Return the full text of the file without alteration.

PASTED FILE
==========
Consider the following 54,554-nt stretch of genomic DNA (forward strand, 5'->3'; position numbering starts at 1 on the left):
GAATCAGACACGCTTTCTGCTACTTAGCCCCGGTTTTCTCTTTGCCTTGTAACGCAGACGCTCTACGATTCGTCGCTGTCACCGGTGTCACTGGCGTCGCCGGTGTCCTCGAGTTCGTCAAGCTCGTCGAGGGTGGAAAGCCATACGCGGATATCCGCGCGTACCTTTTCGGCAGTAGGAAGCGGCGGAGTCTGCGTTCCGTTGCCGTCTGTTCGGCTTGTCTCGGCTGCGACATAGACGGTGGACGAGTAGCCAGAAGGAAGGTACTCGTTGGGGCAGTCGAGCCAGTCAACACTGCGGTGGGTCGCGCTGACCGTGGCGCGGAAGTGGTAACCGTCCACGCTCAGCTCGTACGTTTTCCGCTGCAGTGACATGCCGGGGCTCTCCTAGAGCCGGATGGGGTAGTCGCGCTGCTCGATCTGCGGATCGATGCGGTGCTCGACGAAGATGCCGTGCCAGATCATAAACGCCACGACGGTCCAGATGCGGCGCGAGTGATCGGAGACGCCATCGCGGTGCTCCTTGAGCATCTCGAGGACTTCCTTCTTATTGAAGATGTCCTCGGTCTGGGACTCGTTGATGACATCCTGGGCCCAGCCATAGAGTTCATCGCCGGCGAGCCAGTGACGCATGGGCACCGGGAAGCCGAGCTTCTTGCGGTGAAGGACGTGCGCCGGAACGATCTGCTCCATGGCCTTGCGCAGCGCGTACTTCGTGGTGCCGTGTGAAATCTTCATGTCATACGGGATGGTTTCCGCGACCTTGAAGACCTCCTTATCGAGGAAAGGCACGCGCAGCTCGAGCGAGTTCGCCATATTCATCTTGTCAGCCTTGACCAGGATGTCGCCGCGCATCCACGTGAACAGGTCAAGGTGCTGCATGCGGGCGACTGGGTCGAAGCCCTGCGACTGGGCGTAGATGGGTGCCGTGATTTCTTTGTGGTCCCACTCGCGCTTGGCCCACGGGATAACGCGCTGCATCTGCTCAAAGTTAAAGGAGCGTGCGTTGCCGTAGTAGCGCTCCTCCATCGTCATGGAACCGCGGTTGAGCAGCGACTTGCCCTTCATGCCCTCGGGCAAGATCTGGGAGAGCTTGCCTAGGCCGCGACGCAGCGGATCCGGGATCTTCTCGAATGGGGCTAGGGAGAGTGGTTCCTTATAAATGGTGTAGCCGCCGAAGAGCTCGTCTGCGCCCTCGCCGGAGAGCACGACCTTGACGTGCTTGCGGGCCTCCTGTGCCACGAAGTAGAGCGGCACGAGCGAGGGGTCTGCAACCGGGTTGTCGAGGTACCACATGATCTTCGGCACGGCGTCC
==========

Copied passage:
Consider the following 54,554-nt stretch of genomic DNA (forward strand, 5'->3'; position numbering starts at 1 on the left):
GAATCAGACACGCTTTCTGCTACTTAGCCCCGGTTTTCTCTTTGCCTTGTAACGCAGACGCTCTACGATTCGTCGCTGTCACCGGTGTCACTGGCGTCGCCGGTGTCCTCGAGTTCGTCAAGCTCGTCGAGGGTGGAAAGCCATACGCGGATATCCGCGCGTACCTTTTCGGCAGTAGGAAGCGGCGGAGTCTGCGTTCCGTTGCCGTCTGTTCGGCTTGTCTCGGCTGCGACATAGACGGTGGACGAGTAGCCAGAAGGAAGGTACTCGTTGGGGCAGTCGAGCCAGTCAACACTGCGGTGGGTCGCGCTGACCGTGGCGCGGAAGTGGTAACCGTCCACGCTCAGCTCGTACGTTTTCCGCTGCAGTGACATGCCGGGGCTCTCCTAGAGCCGGATGGGGTAGTCGCGCTGCTCGATCTGCGGATCGATGCGGTGCTCGACGAAGATGCCGTGCCAGATCATAAACGCCACGACGGTCCAGATGCGGCGCGAGTGATCGGAGACGCCATCGCGGTGCTCCTTGAGCATCTCGAGGACTTCCTTCTTATTGAAGATGTCCTCGGTCTGGGACTCGTTGATGACATCCTGGGCCCAGCCATAGAGTTCATCGCCGGCGAGCCAGTGACGCATGGGCACCGGGAAGCCGAGCTTCTTGCGGTGAAGGACGTGCGCCGGAACGATCTGCTCCATGGCCTTGCGCAGCGCGTACTTCGTGGTGCCGTGTGAAATCTTCATGTCATACGGGATGGTTTCCGCGACCTTGAAGACCTCCTTATCGAGGAAAGGCACGCGCAGCTCGAGCGAGTTCGCCATATTCATCTTGTCAGCCTTGACCAGGATGTCGCCGCGCATCCACGTGAACAGGTCAAGGTGCTGCATGCGGGCGACTGGGTCGAAGCCCTGCGACTGGGCGTAGATGGGTGCCGTGATTTCTTTGTGGTCCCACTCGCGCTTGGCCCACGGGATAACGCGCTGCATCTGCTCAAAGTTAAAGGAGCGTGCGTTGCCGTAGTAGCGCTCCTCCATCGTCATGGAACCGCGGTTGAGCAGCGACTTGCCCTTCATGCCCTCGGGCAAGATCTGGGAGAGCTTGCCTAGGCCGCGACGCAGCGGATCCGGGATCTTCTCGAATGGGGCTAGGGAGAGTGGTTCCTTATAAATGGTGTAGCCGCCGAAGAGCTCGTCTGCGCCCTCGCCGGAGAGCACGACCTTGACGTGCTTGCGGGCCTCCTGTGCCACGAAGTAGAGCGGCACGAGCGAGGGGTCTGCAACCGGGTTGTCGAGGTACCACATGATCTTCGGCACGGCGTCC